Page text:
Why It's Important: For financial institutions, providing online account access is necessary to meet consumers' expectations. Online account access also is the most cost-effective way to serve customers. However, online activity has become a major target for criminals, who steal consumer information to gain access to accounts and drain, transfer or otherwise manipulate funds. Businesses with an online presence not only may suffer financial losses from fraudulent activity, but also can experience severe reputational damage from mandated public disclosure of information breaches.
Where the Industry Is Now: News of compromised consumer data across the financial services industry seems to surface weekly. For instance, Scottrade recently disclosed that 140,000 customer records were exposed when one of its vendor networks was hacked, and ABN AMRO's Mortgage Group nearly lost 2 million records when a data tape shipped via DHL went missing but was later recovered. According to research from Mercator Advisory Group, other firms that disclosed data breaches in 2005 include CitiFinancial, Commerce Bancorp, PNC Financial Services Group and Ameritrade.
Further, 2005 saw an overwhelming increase in the direct targeting of consumers by criminals using phishing. The most recent data from Mercator indicates that between October 2004 and August 2005, the number of newly created phishing-related Web sites soared from about 1,000 to more than 5,000 monthly.
Focus in 2006: The Federal Financial Institutions Examination Council (FFIEC) has issued firm recommendations on implementing multifactor authentication technologies by the end of 2006, but stopped short of recommending a specific technology. There is no solution that will eliminate all threats against every business -- every firm offering online account access will need to assess its exposure and select a solution for its individual needs, with consideration of cost (to both the business and the individual user), convenience of online account access and ease of customer adoption.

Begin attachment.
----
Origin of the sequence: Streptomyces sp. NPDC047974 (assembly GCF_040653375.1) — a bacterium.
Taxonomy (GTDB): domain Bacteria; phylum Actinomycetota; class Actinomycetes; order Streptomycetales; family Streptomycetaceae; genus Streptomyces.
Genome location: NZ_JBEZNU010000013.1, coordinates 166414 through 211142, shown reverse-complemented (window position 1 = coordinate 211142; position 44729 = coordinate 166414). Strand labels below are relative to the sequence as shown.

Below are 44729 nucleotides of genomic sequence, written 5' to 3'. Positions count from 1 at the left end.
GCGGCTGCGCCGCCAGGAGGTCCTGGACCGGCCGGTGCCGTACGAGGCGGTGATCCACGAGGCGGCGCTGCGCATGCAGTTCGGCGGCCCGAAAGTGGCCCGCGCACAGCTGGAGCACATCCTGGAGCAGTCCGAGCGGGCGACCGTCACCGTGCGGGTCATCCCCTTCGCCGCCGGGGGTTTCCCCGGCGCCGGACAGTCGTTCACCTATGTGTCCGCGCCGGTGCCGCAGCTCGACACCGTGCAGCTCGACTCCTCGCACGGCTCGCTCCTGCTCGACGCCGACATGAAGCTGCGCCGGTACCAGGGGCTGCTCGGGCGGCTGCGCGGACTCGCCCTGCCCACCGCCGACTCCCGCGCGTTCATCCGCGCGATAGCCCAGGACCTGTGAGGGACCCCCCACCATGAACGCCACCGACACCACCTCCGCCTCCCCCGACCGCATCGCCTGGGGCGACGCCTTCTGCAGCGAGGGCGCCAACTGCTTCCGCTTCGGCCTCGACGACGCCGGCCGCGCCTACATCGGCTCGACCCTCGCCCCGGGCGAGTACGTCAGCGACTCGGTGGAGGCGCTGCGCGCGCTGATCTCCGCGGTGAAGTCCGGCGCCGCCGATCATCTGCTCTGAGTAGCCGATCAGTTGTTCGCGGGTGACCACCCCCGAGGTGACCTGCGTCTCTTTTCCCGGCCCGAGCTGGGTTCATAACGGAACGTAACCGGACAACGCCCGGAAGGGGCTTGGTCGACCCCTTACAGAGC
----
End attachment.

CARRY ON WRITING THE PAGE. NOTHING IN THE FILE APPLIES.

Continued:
Industry Leaders: Online brokerage E*Trade Financial currently offers password-generating tokens to all of its customers for a one-time $25 fee, or free to customers with more than $50,000 in E*Trade accounts. The tokens generate a new password for online account access every 60 seconds.
Banking giant Bank of America has implemented a service it calls SiteKey as a mandatory part of its online banking offering. The service relies on a user-selected picture and phrase, as well as three challenge questions, to authenticate the Web banking experience to both the user and the bank.
Technology Providers: The FFIEC recommendations have created a burgeoning technology market. Based on the preferred method of multifactor authentication, there is a vast array of vendors catering to the needs arising from the FFIEC. RSA Security is providing its SecurID tags to E*Trade Financial customers and is branding them with the broker's logo. Bank of America's SiteKey service is backed by technology from PassMark Security.
The Price Tag: The cost of implementing multifactor authentication largely depends on the technology and the size of the customer base. However, other factors will affect the bottom line, according to research firm Aite Group. Most solutions require support from software and services, there are rollout costs to consider, and the introduction of new technologies will lead to a notable increase in customer service call center volume. <<<